Jan. 31, 2012
BOSTON — Federal Reserve chairman Ben Bernanke said after last week’s policy-setting session that all signs suggest the Fed won't change its record-low interest rate for nearly three years.That policy is a sign that full economic recovery is still years away. WGBH News’ Bob Seay sat down with Eric Rosengren, president and CEO of the Federal Reserve Bank in Boston, to discuss the future of New England’s economy.
Rosengren 32nd-floor office has a commanding view of the city. He notices some construction cranes working along the waterfront and says that’s a hopeful sign that things are improving.
Indeed New England’s economy is recovering but ever so slowly. Mostly the region is starting from a better level, Rosengren said: Though New England has not escaped the downturn, "it's better to have been in snow states not sand states." The New England hospitals, pharma and universities have been a strength for the region. Employment rates in New Hampshire and Vermont are well below the national average; the only outlier in the region has been Rhode Island.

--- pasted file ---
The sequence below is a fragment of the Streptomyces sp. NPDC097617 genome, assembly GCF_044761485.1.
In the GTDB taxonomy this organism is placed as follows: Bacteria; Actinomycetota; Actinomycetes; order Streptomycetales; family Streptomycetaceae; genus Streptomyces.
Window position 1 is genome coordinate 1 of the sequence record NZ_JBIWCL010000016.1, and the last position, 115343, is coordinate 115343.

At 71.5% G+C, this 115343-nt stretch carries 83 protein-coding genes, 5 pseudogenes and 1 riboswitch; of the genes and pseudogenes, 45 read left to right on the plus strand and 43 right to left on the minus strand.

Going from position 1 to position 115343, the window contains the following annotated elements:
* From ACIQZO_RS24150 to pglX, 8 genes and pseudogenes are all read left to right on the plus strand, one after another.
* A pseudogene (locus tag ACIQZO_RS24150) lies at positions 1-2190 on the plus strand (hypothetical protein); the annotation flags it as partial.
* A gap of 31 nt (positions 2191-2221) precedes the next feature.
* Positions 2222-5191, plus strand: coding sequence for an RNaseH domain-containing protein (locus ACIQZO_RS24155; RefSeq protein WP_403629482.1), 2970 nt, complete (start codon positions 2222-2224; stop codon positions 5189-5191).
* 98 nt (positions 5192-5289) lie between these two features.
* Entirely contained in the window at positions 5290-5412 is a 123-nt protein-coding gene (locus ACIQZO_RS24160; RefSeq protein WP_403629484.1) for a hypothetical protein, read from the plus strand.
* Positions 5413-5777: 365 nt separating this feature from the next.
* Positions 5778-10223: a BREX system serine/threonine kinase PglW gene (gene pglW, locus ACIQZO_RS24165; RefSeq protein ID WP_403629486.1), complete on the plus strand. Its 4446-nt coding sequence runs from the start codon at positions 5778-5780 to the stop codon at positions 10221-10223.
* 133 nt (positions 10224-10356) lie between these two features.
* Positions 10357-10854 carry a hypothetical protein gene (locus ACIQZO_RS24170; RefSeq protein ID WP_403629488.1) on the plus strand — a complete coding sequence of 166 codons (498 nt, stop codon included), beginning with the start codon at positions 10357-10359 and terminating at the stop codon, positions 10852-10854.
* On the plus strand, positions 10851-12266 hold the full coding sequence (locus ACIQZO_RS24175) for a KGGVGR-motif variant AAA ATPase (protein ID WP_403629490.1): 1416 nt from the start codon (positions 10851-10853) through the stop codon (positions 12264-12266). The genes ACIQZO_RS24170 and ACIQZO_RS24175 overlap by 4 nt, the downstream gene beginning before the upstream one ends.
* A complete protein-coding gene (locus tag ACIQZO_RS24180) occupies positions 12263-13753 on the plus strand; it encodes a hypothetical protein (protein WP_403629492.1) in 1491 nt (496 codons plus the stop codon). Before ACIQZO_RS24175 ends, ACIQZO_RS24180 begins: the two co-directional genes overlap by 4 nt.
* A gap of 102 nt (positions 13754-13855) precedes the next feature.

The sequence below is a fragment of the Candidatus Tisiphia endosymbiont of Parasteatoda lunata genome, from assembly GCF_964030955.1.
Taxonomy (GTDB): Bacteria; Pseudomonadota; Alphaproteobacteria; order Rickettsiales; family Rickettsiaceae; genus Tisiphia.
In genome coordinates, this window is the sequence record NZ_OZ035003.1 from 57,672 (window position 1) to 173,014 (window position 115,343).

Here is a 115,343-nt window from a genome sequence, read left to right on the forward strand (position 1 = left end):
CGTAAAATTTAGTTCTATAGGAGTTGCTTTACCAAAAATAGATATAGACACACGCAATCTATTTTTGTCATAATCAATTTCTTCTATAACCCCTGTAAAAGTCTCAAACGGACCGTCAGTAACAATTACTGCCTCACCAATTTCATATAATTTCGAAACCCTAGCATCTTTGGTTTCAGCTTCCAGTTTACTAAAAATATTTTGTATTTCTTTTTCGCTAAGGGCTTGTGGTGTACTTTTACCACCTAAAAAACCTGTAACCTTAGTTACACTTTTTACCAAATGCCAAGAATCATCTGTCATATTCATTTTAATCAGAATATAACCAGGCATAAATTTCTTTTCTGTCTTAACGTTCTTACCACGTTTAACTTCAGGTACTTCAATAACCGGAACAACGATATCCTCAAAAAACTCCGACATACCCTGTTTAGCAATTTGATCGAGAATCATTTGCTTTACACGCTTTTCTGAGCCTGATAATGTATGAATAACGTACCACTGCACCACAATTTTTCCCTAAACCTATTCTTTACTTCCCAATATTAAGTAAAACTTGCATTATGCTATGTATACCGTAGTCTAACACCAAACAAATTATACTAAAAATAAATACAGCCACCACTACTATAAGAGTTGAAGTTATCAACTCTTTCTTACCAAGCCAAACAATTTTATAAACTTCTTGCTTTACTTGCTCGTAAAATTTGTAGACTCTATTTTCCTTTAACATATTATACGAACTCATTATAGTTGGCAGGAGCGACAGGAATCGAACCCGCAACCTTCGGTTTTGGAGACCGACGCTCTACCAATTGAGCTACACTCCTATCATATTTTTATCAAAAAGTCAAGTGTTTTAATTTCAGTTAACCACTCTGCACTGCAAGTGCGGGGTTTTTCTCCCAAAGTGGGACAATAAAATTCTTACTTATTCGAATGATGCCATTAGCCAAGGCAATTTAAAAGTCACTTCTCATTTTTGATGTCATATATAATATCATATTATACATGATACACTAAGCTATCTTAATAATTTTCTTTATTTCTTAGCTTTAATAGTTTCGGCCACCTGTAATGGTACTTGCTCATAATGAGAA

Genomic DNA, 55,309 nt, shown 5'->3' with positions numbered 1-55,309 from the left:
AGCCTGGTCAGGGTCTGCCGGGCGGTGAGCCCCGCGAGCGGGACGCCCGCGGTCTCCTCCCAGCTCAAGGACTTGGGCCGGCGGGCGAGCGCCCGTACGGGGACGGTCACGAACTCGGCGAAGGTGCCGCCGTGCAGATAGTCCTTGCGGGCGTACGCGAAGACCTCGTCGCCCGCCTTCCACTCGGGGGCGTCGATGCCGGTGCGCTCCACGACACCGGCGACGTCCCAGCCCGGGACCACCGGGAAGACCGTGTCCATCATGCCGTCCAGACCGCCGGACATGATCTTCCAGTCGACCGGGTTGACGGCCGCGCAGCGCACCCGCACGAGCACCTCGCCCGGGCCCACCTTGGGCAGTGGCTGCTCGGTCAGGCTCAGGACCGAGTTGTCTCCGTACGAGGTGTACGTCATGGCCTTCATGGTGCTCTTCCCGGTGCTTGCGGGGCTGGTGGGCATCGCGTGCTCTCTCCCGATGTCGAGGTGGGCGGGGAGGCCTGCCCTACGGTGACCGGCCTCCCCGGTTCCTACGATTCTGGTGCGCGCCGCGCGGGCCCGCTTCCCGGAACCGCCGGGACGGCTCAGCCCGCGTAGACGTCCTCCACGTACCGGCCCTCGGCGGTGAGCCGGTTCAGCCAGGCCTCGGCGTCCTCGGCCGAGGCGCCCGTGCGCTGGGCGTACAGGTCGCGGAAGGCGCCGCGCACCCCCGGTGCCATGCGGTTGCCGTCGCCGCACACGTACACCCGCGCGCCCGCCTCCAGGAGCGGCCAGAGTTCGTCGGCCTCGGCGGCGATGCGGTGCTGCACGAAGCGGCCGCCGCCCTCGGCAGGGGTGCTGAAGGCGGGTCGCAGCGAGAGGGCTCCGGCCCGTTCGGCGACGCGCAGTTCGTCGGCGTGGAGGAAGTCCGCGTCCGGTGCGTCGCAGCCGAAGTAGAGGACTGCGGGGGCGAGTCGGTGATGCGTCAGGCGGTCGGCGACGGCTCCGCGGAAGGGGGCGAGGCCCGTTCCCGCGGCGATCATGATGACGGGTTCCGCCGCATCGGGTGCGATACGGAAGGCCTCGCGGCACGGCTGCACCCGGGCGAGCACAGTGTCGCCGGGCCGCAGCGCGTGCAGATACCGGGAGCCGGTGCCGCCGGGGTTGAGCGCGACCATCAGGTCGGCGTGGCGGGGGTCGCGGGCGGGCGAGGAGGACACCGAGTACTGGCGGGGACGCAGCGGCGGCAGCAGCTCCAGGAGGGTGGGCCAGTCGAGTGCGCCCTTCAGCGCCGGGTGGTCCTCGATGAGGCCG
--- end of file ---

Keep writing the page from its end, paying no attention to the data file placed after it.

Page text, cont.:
That said, the difficulty of getting credit isn't helping. l In the last recession, small businesses brought on more people — and usually downturns bring a rise in small business as people strike out on their own. This time around, Rosengren said, "the financing has not been available," which has damaged the robustness of that sector. "It's not been as easy to create a new business."